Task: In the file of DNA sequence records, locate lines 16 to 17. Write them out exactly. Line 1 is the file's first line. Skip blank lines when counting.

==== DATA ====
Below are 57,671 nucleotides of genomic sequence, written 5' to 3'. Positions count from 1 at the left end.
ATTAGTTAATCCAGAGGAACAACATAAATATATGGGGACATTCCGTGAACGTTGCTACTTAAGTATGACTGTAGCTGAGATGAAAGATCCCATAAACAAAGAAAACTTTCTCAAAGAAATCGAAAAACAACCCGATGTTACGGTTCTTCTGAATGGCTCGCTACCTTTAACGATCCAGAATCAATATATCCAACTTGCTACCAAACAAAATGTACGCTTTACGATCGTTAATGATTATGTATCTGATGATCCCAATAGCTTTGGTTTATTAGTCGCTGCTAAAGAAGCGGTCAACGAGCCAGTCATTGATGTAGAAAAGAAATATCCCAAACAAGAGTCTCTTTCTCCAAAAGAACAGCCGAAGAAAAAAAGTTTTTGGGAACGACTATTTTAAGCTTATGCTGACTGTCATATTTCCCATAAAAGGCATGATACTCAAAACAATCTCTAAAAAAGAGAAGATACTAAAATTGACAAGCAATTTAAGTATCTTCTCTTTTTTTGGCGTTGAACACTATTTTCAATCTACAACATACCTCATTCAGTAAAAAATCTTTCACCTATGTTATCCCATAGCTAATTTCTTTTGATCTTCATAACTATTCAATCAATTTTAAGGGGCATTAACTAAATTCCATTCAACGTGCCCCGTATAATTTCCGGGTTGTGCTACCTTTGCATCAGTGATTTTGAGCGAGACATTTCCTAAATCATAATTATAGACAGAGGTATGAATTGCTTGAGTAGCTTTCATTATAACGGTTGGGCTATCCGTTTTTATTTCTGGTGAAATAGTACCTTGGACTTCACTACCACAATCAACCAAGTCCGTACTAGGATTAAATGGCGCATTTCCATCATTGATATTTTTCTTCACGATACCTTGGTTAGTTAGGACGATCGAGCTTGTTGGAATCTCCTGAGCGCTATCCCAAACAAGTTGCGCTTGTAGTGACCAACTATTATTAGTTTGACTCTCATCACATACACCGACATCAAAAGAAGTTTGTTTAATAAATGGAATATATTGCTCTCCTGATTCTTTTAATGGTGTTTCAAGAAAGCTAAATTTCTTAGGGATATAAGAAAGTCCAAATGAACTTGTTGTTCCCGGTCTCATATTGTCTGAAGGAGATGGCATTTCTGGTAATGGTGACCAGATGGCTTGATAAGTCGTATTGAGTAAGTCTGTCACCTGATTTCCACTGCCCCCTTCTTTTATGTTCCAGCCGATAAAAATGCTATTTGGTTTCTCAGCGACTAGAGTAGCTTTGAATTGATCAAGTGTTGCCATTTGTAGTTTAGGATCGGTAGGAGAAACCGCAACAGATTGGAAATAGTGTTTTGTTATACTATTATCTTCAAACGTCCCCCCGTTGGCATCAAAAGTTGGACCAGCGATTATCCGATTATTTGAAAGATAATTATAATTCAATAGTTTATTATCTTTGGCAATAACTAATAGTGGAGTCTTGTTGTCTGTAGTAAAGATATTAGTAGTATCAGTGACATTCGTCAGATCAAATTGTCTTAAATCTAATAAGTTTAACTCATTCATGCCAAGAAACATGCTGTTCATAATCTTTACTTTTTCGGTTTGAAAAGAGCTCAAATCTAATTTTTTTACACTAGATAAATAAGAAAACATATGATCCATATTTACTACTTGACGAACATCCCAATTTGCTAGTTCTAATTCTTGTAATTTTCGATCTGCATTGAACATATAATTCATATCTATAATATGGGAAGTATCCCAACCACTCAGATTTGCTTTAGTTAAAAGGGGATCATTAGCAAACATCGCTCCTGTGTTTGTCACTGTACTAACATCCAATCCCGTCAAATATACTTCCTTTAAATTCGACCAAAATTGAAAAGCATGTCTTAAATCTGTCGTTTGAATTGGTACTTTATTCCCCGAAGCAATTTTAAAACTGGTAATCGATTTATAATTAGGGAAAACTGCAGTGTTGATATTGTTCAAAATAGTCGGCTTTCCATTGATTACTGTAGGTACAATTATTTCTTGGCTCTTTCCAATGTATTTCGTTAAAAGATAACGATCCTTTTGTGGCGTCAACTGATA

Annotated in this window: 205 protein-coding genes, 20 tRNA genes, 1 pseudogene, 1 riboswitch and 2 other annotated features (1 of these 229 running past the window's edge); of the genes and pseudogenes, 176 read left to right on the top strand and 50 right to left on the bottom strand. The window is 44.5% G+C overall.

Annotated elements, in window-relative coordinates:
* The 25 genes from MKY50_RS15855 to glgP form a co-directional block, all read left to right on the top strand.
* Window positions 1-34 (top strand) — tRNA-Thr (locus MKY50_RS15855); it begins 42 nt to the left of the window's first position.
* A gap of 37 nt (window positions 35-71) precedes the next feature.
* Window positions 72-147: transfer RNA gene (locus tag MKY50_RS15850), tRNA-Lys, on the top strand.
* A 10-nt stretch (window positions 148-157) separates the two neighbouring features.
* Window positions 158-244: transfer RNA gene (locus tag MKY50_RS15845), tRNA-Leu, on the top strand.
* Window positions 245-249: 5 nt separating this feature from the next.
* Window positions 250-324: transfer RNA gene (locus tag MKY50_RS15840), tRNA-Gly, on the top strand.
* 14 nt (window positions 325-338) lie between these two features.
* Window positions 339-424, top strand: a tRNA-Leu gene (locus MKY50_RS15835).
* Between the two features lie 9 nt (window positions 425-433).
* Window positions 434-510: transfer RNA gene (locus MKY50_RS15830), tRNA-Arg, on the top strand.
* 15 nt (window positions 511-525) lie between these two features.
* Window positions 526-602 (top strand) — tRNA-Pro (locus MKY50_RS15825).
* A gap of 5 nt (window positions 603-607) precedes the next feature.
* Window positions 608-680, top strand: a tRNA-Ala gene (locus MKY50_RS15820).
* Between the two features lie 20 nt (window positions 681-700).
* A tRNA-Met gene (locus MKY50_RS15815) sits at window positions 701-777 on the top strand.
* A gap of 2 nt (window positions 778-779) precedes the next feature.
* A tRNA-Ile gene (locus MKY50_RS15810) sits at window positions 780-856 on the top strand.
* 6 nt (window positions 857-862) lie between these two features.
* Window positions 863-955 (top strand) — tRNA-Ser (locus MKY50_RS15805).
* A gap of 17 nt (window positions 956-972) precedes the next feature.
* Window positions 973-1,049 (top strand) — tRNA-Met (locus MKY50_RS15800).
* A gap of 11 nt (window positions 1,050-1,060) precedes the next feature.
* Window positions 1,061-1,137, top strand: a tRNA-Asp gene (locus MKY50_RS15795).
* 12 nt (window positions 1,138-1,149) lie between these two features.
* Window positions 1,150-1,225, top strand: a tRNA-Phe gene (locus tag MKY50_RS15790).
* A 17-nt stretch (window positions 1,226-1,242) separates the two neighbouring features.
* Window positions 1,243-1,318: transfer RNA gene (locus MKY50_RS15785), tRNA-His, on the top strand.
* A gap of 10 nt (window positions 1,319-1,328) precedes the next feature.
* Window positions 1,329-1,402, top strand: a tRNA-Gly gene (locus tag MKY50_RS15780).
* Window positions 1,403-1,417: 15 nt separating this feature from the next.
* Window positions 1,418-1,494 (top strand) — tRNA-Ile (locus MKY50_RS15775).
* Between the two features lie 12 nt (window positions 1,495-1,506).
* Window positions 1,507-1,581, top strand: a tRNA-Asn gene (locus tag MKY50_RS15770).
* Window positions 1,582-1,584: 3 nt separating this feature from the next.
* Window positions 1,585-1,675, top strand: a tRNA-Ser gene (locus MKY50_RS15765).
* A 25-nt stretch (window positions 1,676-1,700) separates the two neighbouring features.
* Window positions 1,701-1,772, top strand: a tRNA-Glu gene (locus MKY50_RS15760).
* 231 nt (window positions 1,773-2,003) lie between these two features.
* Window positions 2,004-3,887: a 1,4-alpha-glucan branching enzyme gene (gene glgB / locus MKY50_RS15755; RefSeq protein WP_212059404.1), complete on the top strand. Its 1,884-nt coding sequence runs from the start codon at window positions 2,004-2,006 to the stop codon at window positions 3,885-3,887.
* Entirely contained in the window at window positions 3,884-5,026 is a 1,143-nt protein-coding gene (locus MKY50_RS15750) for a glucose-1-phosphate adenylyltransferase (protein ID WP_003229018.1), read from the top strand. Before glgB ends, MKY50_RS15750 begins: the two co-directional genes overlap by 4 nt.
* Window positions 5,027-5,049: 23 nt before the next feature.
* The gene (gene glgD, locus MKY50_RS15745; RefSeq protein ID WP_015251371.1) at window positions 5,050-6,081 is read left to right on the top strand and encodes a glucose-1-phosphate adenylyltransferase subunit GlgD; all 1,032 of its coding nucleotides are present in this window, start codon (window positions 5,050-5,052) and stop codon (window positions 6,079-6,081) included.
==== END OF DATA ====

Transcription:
* Window positions 434-510: transfer RNA gene (locus MKY50_RS15830), tRNA-Arg, on the top strand.
* 15 nt (window positions 511-525) lie between these two features.